Understanding Interstitial Cystitis & How To Manage “Flare Ups”

Interstitial cystitis patients often struggle with “IC flare ups,” a sudden and dramatic worsening of their bladder symptoms. Lasting from hours to weeks, IC flares can be unpredictable, disruptive and difficult to manage for both newly diagnosed and existing IC patients. Many IC patients quickly learn the subtle, yet distinct differences in the onset, duration and symptoms of flares depending upon the trigger.

Food related flares, for example, can be felt within minutes or hours of eating a risk food and may last a day or longer. A sex induced flare may occur 24-48 hours after intimacy and last for several days. Hormone induced flares, such as the flare which may occur during ovulation, may last just a few hours. The good news, however, is that many IC flares are preventable and are often predictable.

Depending upon the triggering event, an IC patient may experience a variety of symptoms during their flare up. For example, patients may experience urinary frequency, especially at night. Mild IC patients may urinate 10 or more times in a 24-hour period, while more severe IC patients urinate 40 or more times a day. Some IC patients struggle with a sudden need to urinate and/or a sensation of constant pressure to urinate.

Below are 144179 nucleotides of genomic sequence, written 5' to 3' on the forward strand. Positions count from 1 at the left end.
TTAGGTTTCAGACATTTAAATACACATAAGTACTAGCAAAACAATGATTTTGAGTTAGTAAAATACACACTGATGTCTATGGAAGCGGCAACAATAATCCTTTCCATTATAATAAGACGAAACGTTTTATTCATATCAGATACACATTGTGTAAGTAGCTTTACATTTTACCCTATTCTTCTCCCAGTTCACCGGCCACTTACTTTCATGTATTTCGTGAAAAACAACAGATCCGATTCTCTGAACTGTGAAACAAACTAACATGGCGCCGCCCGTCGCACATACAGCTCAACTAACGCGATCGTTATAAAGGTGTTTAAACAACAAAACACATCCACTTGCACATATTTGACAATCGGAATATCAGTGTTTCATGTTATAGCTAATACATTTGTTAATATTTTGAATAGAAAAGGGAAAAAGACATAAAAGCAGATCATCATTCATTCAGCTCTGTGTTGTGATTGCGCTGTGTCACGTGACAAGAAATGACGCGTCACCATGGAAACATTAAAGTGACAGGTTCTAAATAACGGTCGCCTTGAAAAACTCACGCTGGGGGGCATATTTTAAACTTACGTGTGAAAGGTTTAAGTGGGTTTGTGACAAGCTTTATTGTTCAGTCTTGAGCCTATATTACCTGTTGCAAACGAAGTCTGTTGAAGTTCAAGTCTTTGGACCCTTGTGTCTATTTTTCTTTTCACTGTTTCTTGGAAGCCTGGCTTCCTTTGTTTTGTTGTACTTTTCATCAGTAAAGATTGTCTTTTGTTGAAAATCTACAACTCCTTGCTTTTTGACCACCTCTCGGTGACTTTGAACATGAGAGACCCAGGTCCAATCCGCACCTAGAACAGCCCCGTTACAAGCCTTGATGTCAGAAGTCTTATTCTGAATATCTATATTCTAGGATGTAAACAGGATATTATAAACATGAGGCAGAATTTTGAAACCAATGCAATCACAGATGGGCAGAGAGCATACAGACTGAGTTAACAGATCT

Flares can also provoke mild to severe pain. During most IC flares, the pain worsens as the bladder fills with urine and may be relieved after urination.

Could The Fare Up Be A Bladder Infection (UTI)?

Many IC patients automatically assume that if they have bladder symptoms, they must have a UTI. In fact, some have taken antibiotics for years only to discover after the fact that they never had infection. They were just having IC flares. The symptoms are virtually identical. Patients with a UTI, however, may have an additional burning sensation in the urethra during urination.

Managing Interstitial Cystitis

Having IC is like having an injured bladder. With IC, the bladder wall has tiny wounds in it. One remedy you can do to manage IC is to make sure that you’re drinking an adequate amount of water, and also moderate your diet, by avoiding beverages such as coffee or tea.

According to the Interstitial Cystitis Network, how you manage a flare depends, in great part, upon what triggered it. For example, if you’re having a flare from a long car ride or intimacy, your primary goal is to calm and soothe the muscles, by using a heating pad or a muscle relaxant. Of course, this isn’t the time to go aggravate the muscles further by exercising in depth.

If you’re having a flare from diet, which tends to be more sharp and uncomfortable, you may want to drink some extra water to help dilute the urine in your bladder. Hormone induced flares are often so short term that you may not need much to get through it other than the use of a heating pad or, if needed, some pain medication.

Flares from chemical exposures, such as laundry detergent, are also often short term but can create extreme pain and discomfort in the vulvar and perineal area. In these cases, it’s important to wear loose clothing, use a periwash bottle (filled with cold water) to instantly calm and soothe those very tender tissues. Some patients report that cold packs (wrapped in a towel before placed on the crotch) can help.

If you suspect you have IC or are having trouble managing it, contact a UCA physician near you for a consultation.